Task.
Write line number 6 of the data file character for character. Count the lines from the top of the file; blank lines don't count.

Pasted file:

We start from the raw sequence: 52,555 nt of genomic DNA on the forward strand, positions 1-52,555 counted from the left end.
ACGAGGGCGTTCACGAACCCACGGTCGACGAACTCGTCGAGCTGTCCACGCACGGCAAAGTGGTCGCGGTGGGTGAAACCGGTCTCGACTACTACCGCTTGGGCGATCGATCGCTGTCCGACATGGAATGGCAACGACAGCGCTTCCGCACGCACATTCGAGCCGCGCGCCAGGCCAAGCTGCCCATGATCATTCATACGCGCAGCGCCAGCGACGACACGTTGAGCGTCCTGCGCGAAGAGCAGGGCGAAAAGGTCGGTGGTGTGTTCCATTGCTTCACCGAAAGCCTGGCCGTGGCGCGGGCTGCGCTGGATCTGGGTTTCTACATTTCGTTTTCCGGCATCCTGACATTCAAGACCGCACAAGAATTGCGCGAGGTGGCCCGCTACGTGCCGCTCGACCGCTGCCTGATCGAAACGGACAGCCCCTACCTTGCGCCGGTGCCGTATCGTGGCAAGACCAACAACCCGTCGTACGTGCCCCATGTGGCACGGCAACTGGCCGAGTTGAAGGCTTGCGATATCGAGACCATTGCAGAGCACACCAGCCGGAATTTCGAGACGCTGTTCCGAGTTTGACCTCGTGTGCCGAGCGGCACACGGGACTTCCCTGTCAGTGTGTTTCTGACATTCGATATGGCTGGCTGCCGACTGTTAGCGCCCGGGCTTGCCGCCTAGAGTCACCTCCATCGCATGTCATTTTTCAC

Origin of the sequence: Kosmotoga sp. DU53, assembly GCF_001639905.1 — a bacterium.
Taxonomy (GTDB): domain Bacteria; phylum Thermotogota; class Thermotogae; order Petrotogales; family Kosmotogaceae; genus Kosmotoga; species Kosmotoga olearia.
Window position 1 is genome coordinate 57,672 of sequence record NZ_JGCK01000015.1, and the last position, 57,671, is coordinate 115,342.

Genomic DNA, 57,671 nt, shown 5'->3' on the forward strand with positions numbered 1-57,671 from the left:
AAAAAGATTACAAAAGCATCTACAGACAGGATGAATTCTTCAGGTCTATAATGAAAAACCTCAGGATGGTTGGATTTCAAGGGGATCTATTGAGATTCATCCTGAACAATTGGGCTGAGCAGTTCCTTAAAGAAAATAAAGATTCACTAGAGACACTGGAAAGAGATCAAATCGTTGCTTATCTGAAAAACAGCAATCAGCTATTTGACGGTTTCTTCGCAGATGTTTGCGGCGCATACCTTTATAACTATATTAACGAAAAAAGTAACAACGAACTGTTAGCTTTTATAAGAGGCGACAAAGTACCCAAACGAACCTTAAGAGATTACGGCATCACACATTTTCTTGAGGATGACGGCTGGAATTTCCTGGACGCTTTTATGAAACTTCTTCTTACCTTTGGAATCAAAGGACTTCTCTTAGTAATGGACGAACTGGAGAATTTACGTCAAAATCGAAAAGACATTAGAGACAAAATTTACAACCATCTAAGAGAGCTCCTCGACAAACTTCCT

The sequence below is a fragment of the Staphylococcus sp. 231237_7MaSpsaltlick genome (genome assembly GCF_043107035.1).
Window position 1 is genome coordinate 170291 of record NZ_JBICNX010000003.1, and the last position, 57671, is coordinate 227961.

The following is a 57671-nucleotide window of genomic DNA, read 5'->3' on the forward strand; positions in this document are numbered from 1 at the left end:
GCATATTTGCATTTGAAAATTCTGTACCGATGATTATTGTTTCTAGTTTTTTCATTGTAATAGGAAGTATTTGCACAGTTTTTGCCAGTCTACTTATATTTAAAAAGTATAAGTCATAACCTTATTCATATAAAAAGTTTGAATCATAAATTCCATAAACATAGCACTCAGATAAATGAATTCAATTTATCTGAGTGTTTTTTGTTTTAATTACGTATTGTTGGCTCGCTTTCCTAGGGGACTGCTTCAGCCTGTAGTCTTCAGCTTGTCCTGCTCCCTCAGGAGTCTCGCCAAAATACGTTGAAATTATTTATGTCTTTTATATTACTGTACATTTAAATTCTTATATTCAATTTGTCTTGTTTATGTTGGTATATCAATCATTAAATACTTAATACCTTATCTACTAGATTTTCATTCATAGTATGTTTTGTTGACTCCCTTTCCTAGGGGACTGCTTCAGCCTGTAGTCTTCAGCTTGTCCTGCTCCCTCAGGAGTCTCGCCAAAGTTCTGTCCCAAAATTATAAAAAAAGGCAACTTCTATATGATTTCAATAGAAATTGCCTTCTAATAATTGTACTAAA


Genomic DNA, 57,671 nt, shown 5'->3' on the forward strand with positions numbered 1-57,671 from the left: